indent()
                print("|-> "..k..": "..v)
            end
        end
        nests = nests - 1
    end

    nests = 0
    print("### START TABLE ###")
    for k,v in pairs(t) do
        print("root")
        if type(v) == "table" then
            print("|-> "..k..": "..type(v))
            nests = nests + 1
            recurse(v, recurse, exclusions)
        elseif type(v) == "userdata" or type(v) == "function" then
            print("|-> "..k..": "..type(v))
        elseif type(v) == "string" then
            print("|-> "..k..": ".."\""..v.."\"")
        else
            print("|-> "..k..": "..v)
        end
    end
    print("### END TABLE ###")
end

This is an example

t = {
    location = {
       x = 10,
       y = 20
    },
    size = {
      width = 100000000,
      height = 1000,
    },
    name = "Sidney",
    test = {
        hi = "lol",
    },
    anotherone = {
        1, 
        2, 
        3
    }
}

table.print(t, { "test" })

Prints:

   ### START TABLE ###
root
|-> size: table
    |
    |-> height: 1000
    |-> width: 100000000
root
|-> location: table
    |
    |-> y: 20
    |-> x: 10
root
|-> anotherone: table
    |
    |-> 1: 1
    |-> 2: 2
    |-> 3: 3
root
|-> test: table
    |
    |-> hi: "lol"
root
|-> name: "Sidney"
### END TABLE ###

Notice that the root doesn't remove exclusions

| improve this answer | |
2

Format as JSON (you can "beautify" in IDE later):

local function format_any_value(obj, buffer)
    local _type = type(obj)
    if _type == "table" then
        buffer[#buffer + 1] = '{"'
        for key, value in next, obj, nil do
            buffer[#buffer + 1] = tostring(key) .. '":'
            format_any_value(value, buffer)
            buffer[#buffer + 1] = ',"'
        end
        buffer[#buffer] = '}' -- note the overwrite
    elseif _type == "string" then
        buffer[#buffer + 1] = '"' .. obj .. '"'
    elseif _type == "boolean" or _type == "number" then
        buffer[#buffer + 1] = tostring(obj)
    else
        buffer[#buffer + 1] = '"???' .. _type .. '???"'
    end
end

Usage:

local function format_as_json(obj)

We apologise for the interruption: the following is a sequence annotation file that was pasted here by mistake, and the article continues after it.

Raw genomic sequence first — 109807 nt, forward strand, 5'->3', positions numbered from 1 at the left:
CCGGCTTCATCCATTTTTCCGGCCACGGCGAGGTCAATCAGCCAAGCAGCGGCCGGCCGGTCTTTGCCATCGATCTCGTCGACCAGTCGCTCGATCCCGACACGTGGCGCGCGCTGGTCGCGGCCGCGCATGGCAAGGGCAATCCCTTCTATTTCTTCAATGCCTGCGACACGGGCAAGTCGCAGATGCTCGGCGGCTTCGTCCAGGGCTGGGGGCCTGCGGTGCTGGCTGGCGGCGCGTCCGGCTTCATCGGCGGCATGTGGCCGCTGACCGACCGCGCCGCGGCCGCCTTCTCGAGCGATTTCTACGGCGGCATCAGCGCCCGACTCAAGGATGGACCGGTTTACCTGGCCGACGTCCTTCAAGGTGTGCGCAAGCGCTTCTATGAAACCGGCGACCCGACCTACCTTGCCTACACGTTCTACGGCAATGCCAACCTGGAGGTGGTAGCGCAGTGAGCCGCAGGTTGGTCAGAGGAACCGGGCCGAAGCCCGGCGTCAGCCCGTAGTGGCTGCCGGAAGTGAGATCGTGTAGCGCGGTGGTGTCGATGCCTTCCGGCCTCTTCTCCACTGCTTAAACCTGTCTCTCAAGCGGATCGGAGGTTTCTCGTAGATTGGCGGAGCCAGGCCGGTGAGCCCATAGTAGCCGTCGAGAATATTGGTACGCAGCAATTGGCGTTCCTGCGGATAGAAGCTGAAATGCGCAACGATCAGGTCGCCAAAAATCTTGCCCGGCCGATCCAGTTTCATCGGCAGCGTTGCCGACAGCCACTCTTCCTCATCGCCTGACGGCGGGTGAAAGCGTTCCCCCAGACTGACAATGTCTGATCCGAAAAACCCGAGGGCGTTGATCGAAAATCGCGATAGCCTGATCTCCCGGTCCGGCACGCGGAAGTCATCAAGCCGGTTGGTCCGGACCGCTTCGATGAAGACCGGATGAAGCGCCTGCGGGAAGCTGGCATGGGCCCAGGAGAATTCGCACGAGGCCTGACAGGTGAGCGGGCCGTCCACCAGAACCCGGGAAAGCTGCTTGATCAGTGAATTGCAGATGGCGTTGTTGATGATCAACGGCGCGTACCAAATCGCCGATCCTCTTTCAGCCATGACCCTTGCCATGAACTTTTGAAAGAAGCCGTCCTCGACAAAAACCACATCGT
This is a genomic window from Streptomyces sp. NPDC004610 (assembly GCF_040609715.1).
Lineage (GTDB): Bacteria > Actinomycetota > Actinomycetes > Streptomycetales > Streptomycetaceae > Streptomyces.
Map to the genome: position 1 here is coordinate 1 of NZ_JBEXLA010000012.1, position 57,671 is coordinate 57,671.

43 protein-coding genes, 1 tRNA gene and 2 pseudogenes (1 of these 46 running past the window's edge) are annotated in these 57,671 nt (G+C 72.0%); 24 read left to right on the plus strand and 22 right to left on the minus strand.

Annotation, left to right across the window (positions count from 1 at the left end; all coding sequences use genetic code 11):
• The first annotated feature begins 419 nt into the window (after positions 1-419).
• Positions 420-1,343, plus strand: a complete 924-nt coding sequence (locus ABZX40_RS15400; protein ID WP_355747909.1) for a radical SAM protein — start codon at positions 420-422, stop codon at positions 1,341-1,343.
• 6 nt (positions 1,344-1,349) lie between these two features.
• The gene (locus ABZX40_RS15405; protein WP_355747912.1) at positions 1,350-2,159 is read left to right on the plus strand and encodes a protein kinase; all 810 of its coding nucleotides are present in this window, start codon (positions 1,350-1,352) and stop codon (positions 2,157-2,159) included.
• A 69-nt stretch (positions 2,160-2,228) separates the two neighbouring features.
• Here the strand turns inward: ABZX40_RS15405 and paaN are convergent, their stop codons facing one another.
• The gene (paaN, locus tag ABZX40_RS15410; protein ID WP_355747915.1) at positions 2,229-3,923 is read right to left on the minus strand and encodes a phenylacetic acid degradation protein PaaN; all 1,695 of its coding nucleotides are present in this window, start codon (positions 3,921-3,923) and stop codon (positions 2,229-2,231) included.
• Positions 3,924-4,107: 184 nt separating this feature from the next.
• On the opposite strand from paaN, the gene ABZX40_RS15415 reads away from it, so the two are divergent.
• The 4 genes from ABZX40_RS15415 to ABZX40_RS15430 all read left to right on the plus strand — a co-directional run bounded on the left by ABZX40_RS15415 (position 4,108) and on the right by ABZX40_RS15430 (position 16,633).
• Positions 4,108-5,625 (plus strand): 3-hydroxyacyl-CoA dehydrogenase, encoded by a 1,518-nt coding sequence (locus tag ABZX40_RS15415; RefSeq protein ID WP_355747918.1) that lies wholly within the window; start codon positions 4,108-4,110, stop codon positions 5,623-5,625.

if obj == nil then return "null" else
        local buffer = {}
        format_any_value(obj, buffer)
        return table.concat(buffer)
    end
end

local function print_as_json(obj)
    print(_format_as_json(obj))
end

print_as_json {1, 2, 3}
print_as_json(nil)
print_as_json("string")
print_as_json {[1] = 1, [2] = 2, three = { { true } }, four = "four"}

BTW, I also wrote several other solutions: a very fast one, and one with special characters escaping: https://github.com/vn971/fast_json_encode

| improve this answer | |
  • This is actually what I was looking for even though it wasn't specifically what the op was asking. Thanks for such as simple solution. Makes it easier to use in space-constrained Lua envs like NodeMCU. – Sawtaytoes Dec 25 '18 at 3:10
1

You have to code it yourself I'm afraid. I wrote this, and it may be of some use to you

function printtable(table, indent)

  indent = indent or 0;

  local keys = {};

  for k in pairs(table) do
    keys[#keys+1] = k;
    table.sort(keys, function(a, b)
      local ta, tb = type(a), type(b);
      if (ta ~= tb) then
        return ta < tb;
      else
        return a < b;
      end
    end);
  end

  print(string.rep('  ', indent)..'{');
  indent = indent + 1;
  for k, v in pairs(table) do

    local key = k;
    if (type(key) == 'string') then
      if not (string.match(key, '^[A-Za-z_][0-9A-Za-z_]*$')) then
        key = "['"..key.."']";
      end
    elseif (type(key) == 'number') then
      key = "["..key.."]";
    end

    if (type(v) == 'table') then
      if (next(v)) then
        printf("%s%s =", string.rep('  ', indent), tostring(key));
        printtable(v, indent);
      else
        printf("%s%s = {},", string.rep('  ', indent), tostring(key));
      end 
    elseif (type(v) == 'string') then
      printf("%s%s = %s,", string.rep('  ', indent), tostring(key), "'"..v.."'");
    else
      printf("%s%s = %s,", string.rep('  ', indent), tostring(key), tostring(v));
    end
  end
  indent = indent - 1;
  print(string.rep('  ', indent)..'}');
end
| improve this answer | |
  • 1